Wednesday, January 15, 2014

Invisible Man

In Invisible Man by Ralph Ellison, the main character repeatedly falls to the stereotypes defined by the white society for black men.  He finds himself getting seduced and sleeping with white women, fighting with violence, and attempting to appease the white man ignorantly like the sambo.  Is it the fate of the black man that governs him to fall to these stereotypes?  No.  And he proves that at the end when he takes on the invisibility and burns his past in stereotypes.  

Henry IV

In Henry IV, King Henry is fated for uprising because of his illegitimacy as ruler.  As the uprisings begin, Prince Hal decides that his fate is to meet Hotspur, his rival for his father's (The King) affection.  In effect, by falling to his fate and cutting down Hotspur in battle, Hal proves that fate does not apply to everything and the leadership eventually passes from his father to him.

Wuthering Heights

In Wuthering Heights by Emily Bronte, the main character is a shady guy named Heathcliff.  Right from the start, there seems to be a strange fate about him.  He is picked up by a well-off man named Mr. Earnshaw.  As readers, we are not told where he came from or why he was picked up.  He is treated badly by a boy named Hindley for being a "low-class" boy simply because of the way he looks.  We are told that he is dark, but not necessarily that he is black.  He remains a very mysterious character in that sense.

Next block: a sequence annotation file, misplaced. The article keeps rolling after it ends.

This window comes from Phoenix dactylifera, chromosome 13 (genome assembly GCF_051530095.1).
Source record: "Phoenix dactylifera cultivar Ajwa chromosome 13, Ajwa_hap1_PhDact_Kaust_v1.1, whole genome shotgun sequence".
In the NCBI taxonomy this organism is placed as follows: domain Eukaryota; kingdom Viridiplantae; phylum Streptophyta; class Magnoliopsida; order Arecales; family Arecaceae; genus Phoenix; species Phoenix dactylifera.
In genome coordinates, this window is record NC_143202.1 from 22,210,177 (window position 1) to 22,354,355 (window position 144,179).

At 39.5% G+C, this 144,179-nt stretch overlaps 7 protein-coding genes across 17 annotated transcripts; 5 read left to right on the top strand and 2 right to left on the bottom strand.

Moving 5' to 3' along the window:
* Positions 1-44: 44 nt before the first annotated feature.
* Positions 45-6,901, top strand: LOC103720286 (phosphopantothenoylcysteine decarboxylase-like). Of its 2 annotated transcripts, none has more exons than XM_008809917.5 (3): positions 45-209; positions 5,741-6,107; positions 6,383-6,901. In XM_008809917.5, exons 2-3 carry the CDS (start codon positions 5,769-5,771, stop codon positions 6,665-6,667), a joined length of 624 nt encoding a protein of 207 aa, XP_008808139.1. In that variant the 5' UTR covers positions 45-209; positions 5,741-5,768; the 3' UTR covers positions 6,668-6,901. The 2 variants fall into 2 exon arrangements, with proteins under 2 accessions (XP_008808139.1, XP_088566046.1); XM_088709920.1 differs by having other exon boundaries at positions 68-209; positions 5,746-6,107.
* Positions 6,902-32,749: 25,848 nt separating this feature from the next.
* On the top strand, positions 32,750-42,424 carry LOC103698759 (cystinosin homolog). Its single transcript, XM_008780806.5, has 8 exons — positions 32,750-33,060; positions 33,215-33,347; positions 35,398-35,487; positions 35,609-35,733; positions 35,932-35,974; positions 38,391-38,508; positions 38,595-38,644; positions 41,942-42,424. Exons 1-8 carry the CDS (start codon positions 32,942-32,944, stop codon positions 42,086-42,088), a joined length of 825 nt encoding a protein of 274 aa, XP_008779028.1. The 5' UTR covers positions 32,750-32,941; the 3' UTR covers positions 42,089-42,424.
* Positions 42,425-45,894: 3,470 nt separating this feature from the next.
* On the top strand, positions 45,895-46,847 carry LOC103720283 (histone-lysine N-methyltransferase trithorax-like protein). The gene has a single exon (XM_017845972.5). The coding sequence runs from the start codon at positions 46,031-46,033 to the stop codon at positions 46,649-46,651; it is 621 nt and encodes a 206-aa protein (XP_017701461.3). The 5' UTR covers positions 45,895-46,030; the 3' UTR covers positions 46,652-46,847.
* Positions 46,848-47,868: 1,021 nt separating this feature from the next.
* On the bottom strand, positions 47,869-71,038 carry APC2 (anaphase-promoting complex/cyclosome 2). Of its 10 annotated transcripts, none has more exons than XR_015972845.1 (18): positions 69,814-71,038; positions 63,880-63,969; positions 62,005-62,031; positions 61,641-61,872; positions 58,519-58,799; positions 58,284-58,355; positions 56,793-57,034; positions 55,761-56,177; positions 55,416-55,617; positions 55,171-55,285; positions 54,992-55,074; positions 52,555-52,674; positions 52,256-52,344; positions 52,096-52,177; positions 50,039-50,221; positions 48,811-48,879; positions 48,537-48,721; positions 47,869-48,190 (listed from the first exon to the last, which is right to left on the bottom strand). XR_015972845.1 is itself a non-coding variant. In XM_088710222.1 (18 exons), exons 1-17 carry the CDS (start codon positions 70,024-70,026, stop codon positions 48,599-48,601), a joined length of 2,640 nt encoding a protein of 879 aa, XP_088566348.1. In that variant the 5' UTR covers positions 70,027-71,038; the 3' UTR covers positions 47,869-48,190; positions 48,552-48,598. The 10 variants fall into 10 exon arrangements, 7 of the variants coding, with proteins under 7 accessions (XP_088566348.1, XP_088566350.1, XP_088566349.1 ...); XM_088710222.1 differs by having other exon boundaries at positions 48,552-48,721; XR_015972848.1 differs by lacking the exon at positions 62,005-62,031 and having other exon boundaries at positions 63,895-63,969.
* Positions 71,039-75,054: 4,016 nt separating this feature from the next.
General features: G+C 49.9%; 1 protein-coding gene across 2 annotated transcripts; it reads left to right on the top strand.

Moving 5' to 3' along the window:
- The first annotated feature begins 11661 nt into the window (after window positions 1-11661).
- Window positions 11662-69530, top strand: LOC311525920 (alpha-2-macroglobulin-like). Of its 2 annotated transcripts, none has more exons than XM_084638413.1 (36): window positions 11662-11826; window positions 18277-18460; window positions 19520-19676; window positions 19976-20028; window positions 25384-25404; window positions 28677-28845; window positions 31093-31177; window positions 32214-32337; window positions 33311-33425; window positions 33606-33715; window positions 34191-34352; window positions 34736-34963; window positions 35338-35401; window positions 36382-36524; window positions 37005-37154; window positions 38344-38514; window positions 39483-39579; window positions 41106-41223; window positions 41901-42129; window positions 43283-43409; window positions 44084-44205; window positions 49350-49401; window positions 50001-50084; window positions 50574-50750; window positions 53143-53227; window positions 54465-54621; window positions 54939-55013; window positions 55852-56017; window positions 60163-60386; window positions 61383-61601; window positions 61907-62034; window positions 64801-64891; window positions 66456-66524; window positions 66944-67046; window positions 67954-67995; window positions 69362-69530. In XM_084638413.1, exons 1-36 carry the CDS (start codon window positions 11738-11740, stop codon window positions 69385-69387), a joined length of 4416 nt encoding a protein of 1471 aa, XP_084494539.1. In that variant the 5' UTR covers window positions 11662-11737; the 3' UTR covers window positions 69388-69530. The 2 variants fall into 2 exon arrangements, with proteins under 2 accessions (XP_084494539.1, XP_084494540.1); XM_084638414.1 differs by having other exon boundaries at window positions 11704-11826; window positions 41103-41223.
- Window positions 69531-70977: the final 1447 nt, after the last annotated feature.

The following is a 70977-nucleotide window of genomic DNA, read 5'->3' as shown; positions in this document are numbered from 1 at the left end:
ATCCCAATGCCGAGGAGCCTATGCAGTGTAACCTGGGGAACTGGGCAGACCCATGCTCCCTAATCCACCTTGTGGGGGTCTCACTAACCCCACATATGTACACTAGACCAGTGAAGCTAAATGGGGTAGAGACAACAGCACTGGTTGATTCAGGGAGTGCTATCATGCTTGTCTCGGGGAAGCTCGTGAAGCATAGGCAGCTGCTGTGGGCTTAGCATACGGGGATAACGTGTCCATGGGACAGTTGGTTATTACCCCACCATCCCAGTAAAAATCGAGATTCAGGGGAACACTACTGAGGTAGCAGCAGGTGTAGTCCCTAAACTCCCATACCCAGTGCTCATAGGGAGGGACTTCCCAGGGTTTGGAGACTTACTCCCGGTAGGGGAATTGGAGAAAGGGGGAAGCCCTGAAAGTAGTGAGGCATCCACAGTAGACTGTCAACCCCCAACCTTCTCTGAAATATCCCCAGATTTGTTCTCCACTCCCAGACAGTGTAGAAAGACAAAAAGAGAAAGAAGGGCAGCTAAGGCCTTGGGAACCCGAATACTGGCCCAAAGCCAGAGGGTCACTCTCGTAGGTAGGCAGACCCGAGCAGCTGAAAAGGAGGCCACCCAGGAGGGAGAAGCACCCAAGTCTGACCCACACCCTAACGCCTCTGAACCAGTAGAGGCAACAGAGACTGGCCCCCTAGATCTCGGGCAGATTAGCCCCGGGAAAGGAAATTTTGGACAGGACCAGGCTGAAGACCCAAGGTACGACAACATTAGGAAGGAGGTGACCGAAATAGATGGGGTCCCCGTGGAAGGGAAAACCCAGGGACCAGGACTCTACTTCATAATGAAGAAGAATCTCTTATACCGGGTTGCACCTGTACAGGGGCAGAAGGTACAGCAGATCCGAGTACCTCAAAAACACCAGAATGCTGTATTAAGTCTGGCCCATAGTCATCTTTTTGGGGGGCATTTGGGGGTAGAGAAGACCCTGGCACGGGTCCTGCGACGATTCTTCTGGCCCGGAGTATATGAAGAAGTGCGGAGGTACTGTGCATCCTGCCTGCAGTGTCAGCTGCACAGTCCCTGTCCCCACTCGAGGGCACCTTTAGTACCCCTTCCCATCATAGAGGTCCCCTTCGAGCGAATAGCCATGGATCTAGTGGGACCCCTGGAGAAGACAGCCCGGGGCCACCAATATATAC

His fate, it seems, is not to succeed in the high-class life.  However, it seems to be proved throughout the novel that he is not governed by this fate.  As he falls in love with Hindley's sister, Catherine, he strives to become that superior type of person.  Mysteriously, he becomes wealthy, he develops a strong, tall stature that people submit themselves to.  But as Lockwood, the tenant who rents a place to stay at Wuthering Heights now under the ownership of Heathcliff, says, he is only respectable in his "dress and manners."  Therefore, after all, Heathcliff fell to fate.  

Oedipus Rex

In Greek literature, fate plays an enormous role.  The Greeks undoubtedly believed in fate and, as seen in Oedipus Rex, that it could not be outrun.  But does this belief ring true for the modern world, in which we feel as though we have the freedom to make our own choices and shape our own futures?  No, fate does not control our existence.  We make decisions everyday that change the direction of our lives.

Regret is a big indicator that fate does not govern our futures.  It's not an exaggeration to say that all people have had those "what ifs" and "Shoulda, coulda, woulda" moments in their lives.  We know that if we do things differently, we would have a different outcome.  Life would be pretty pointless if every path we took led to the same destination.